Zionism is a belief in the right to Jewish self-determination in a land that has been at the heart of the Jewish existence for more than 3,000 years.
Jews embrace Israel in our most sacred daily prayer: “Hear: O Israel, the Lord our God, the Lord is one.” And with the psalmist we say, “May my tongue cling to the roof of my mouth if I should forget thee, O Jerusalem.” However, that does not diminish an American Jew’s love or loyalty to the United States. To suggest otherwise is to engage in the same anti-Semitic trope that Haman whispered in the ear of King Ahasuerus: that Jews have a “dual loyalty” and, therefore, cannot be good citizens of the nation in which they reside. That trope has haunted Jews and been responsible for 3,000 years of anti-Semitism.
That is why so many Jews resented Rep. Ilhan Omar’s tweet suggesting that those who support Israel have a dual allegiance when it comes to their national loyalties. She apologized, saying, “Anti-Semitism is real and I am grateful for Jewish allies and colleagues who are educating me on the painful history of anti-Semitic tropes.” But that apology was not enough for President Donald Trump. Because of Omar’s tweet, he told the Republican Jewish Coalition that the Democratic Party has allowed anti-Semitism to “take root in their party and their country.” On Tuesday, Trump doubled down by saying, “I think any Jewish people that vote for a Democrat, I think it shows either a total lack of knowledge or great disloyalty.”
Disloyalty to whom or to what? He could not have been talking about disloyalty to Judaism — even Trump would not have the effrontery to tell Jews how to practice their religion in the voting booth. Later, he clarified he was talking about Israel. So does he believe American Jews owe some loyalty to Israel over their allegiance to America? If so, that sounds like the dual loyalty suggested by Omar’s tweet.
A Trump TV ad late in the 2016 election featured sinister grainy images of billionaire George Soros and two other recognizable Jewish financiers with the message, “It’s a global power structure that is responsible for the economic decisions that have robbed our working class, stripped our country of its wealth and put that money into the pockets of a handful of large corporations and political entities.”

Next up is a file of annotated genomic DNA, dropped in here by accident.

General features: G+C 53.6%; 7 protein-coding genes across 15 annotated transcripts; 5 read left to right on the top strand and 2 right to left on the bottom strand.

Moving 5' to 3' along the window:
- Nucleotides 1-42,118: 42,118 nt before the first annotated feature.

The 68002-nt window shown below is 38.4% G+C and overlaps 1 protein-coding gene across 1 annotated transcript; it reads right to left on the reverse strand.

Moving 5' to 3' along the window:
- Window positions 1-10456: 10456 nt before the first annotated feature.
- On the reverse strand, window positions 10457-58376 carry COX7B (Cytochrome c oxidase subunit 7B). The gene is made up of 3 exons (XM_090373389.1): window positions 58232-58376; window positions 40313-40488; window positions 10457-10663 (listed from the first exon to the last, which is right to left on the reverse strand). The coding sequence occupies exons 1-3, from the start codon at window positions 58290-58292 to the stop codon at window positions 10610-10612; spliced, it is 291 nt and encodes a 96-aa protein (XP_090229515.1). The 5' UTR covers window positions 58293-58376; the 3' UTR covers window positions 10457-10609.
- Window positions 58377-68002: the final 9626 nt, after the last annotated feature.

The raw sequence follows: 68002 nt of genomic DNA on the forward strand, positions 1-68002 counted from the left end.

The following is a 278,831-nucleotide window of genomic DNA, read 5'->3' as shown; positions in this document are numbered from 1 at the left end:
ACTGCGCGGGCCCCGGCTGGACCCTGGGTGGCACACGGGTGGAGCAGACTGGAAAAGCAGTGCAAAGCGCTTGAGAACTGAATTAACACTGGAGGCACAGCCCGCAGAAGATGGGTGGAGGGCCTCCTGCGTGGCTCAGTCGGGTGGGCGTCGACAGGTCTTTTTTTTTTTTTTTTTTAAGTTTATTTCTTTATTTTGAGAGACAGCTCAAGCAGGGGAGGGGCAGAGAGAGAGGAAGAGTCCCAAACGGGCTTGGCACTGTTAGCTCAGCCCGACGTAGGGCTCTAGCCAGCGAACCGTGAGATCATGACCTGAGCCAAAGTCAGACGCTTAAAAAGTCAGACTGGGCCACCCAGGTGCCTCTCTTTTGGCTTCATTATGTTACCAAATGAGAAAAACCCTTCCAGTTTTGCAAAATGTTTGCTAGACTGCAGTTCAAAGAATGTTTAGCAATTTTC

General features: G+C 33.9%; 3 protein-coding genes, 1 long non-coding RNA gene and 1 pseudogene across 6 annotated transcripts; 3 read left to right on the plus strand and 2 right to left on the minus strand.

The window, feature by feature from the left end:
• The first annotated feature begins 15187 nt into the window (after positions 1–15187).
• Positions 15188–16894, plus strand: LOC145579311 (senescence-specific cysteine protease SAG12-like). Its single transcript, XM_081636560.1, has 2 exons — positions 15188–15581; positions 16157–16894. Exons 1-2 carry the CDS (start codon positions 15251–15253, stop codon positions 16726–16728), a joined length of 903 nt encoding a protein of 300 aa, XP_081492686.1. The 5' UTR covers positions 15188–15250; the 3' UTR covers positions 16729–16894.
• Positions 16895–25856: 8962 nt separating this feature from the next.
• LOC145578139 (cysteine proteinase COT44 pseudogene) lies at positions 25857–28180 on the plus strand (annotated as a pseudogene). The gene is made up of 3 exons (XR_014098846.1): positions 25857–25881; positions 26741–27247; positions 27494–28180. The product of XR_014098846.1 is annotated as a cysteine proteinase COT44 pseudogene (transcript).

Such messages, loaded with anti-Semitic vocabulary, could have been taken from “The Protocols of the Elders of Zion,” a document fabricated in the early 1900s that accused Jews of seeking global hegemony by controlling the press and the world’s economy. It even sounded familiar to Adolf Hitler’s message: “Through control of finance and the press, by inciting the workers, by promoting class conflict, by destroying the rights of property owners . . . the world will be replaced by Jewish world domination.” Hence, the Nazi slogan “Jews will not replace us,” which we heard neo-Nazis recite in Charlottesville, Virginia.
In October, before the 2018 midterm elections, and very recently, several Republican candidates for Congress accused Soros of buying the election for their opponents. At the same time, a new video from the American Association of Evangelicals revealed how Soros “through his many funding ventures, has been busily infiltrating the Christian base in America to divide, and ultimately conquer, the religious minded within the Republican Party.” This was followed by a fiercely pro-Trump man sending a pipe bomb to Soros’ home and, shortly thereafter, a gunman shouting anti-Semitic epithets while he killed 11 worshippers in a Pittsburgh synagogue, a scene repeated shortly thereafter by another gunman at Chabad of Poway in California.
As an American, I was bothered when the president told members of Congress to “go back” to the countries they came from — the kind of rhetoric used by the Klan. As a Zionist, I was disturbed that Israel in July welcomed a visit from Viktor Orbán — the president of Hungary who praised the “excellence” of Nazi leaders responsible for sending 400,000 Jews to Auschwitz — but turned away a visit from two of those same members of Congress. And as a Republican who is a grandchild of an immigrant who fled persecution, I was ashamed when members of the Republican Jewish Coalition gave Trump a standing ovation when he degraded immigrants and promised to tell those seeking asylum, “Our country is full; can’t come in.”
Anti-Semitism, like all oppression — whether from racism or anti-immigration nativism — manifests itself in some form of hatred. It sometimes appears in people whose “best friends are Jews” and even those who profess strong support for Israel. The fact that anti-Semitism endures and continues to grow is not a Republican or Democratic problem; it is an American and international problem that should not be politicized.
Sol Wachtler, a former chief judge of New York State, is distinguished adjunct professor at Touro Law School.